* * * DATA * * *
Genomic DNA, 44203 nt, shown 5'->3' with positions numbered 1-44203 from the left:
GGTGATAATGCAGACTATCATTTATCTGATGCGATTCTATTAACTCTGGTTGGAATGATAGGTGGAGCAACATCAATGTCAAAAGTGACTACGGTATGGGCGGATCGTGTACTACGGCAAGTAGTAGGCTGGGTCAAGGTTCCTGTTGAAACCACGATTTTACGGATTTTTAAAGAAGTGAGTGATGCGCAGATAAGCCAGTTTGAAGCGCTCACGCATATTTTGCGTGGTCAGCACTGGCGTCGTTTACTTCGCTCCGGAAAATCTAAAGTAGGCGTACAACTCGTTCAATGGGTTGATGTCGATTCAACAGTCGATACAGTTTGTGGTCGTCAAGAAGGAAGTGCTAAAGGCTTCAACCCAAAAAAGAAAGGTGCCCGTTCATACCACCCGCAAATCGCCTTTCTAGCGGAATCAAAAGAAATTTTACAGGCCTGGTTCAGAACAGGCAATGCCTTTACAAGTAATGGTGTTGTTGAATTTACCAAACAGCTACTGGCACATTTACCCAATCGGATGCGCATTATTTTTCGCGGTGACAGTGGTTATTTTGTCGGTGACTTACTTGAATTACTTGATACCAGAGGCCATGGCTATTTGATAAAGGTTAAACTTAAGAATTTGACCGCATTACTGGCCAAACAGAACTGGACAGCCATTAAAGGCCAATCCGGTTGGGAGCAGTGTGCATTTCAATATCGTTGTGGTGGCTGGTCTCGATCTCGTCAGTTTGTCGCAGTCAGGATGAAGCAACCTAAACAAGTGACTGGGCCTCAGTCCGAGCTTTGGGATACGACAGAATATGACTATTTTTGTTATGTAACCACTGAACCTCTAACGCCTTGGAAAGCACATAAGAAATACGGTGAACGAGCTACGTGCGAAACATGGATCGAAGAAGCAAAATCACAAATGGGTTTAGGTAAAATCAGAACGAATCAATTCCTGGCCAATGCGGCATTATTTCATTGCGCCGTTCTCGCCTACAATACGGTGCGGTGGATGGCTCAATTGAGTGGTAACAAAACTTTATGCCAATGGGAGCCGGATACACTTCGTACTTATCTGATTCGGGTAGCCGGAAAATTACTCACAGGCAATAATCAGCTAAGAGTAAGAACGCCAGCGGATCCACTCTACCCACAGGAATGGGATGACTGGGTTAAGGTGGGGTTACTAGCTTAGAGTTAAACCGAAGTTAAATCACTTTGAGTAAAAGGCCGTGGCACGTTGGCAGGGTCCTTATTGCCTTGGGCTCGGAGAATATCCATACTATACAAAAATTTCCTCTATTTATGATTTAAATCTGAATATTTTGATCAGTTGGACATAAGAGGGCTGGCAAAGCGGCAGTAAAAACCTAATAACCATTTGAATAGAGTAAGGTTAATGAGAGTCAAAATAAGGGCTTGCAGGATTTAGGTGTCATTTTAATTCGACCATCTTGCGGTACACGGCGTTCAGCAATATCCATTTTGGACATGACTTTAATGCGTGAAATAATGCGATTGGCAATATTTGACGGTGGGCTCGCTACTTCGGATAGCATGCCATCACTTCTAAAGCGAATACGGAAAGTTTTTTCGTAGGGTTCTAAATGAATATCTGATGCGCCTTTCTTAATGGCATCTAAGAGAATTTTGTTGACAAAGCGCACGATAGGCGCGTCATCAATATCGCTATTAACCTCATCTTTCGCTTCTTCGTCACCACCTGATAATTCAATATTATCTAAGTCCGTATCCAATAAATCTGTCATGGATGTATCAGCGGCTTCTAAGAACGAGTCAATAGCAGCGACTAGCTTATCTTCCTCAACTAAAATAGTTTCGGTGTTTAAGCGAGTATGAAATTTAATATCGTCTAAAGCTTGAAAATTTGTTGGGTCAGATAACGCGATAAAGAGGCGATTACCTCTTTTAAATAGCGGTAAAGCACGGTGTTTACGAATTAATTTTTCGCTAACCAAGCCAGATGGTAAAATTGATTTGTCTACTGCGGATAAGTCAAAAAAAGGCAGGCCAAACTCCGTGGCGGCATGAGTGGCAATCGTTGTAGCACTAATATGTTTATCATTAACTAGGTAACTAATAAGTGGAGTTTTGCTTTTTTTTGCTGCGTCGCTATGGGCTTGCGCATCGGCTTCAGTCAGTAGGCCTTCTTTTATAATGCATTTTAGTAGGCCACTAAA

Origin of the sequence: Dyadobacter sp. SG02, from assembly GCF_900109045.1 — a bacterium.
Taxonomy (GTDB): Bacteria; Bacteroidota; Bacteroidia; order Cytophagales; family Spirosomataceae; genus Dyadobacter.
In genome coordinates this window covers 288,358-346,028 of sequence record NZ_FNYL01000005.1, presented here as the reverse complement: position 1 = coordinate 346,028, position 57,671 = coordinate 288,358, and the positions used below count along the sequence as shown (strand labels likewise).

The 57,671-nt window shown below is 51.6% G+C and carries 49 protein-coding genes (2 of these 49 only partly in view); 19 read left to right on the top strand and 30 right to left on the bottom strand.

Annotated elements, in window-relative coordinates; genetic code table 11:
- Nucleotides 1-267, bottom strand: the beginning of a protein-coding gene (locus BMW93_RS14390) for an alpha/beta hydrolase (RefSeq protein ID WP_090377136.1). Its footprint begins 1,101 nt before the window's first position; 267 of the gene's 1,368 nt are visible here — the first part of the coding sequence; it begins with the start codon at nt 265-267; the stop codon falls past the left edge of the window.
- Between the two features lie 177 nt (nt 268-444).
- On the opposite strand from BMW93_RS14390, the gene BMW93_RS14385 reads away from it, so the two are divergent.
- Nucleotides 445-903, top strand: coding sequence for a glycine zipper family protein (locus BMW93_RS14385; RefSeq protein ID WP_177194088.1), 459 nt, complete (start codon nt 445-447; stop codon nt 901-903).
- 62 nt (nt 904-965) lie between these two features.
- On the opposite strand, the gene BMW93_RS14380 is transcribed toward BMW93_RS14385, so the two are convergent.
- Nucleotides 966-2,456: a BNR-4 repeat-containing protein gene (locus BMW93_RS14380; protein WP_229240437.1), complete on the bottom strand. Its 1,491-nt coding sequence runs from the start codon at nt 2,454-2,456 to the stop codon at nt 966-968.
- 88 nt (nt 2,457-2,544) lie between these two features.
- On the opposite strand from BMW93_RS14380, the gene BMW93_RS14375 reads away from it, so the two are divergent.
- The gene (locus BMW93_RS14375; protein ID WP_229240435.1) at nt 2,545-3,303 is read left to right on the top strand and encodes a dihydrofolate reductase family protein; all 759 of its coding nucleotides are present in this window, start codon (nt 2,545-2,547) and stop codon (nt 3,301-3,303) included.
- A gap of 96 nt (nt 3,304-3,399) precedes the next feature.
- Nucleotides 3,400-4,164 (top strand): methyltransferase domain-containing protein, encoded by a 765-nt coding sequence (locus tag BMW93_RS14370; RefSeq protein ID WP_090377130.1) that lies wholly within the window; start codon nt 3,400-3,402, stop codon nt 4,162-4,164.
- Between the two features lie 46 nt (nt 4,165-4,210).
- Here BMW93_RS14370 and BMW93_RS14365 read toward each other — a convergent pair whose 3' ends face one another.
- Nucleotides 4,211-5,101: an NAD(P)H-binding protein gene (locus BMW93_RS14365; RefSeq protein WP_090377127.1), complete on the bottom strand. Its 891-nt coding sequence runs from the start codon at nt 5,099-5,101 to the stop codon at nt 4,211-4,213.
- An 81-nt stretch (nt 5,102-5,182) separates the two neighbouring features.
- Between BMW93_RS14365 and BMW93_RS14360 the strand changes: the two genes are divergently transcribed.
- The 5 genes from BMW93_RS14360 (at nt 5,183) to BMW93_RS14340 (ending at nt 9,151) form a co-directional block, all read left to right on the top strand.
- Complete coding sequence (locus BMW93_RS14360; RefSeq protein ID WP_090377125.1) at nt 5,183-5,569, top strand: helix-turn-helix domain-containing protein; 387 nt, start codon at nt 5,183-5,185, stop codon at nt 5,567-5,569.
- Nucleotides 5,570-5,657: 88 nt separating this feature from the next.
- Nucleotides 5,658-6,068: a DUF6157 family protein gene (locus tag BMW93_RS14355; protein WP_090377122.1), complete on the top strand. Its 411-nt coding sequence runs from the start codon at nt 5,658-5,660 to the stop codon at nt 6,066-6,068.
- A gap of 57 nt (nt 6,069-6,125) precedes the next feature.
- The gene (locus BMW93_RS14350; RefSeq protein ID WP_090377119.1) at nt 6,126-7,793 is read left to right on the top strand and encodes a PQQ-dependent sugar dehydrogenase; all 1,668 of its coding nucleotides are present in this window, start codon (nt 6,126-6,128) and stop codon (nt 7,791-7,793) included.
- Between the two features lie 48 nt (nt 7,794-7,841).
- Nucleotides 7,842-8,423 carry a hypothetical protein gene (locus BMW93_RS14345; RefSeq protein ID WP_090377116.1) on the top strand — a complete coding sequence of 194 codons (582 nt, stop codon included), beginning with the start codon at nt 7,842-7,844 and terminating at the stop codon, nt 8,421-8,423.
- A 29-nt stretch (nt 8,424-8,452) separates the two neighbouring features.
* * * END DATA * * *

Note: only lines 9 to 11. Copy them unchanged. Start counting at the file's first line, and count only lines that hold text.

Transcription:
- Between the two features lie 177 nt (nt 268-444).
- On the opposite strand from BMW93_RS14390, the gene BMW93_RS14385 reads away from it, so the two are divergent.
- Nucleotides 445-903, top strand: coding sequence for a glycine zipper family protein (locus BMW93_RS14385; RefSeq protein ID WP_177194088.1), 459 nt, complete (start codon nt 445-447; stop codon nt 901-903).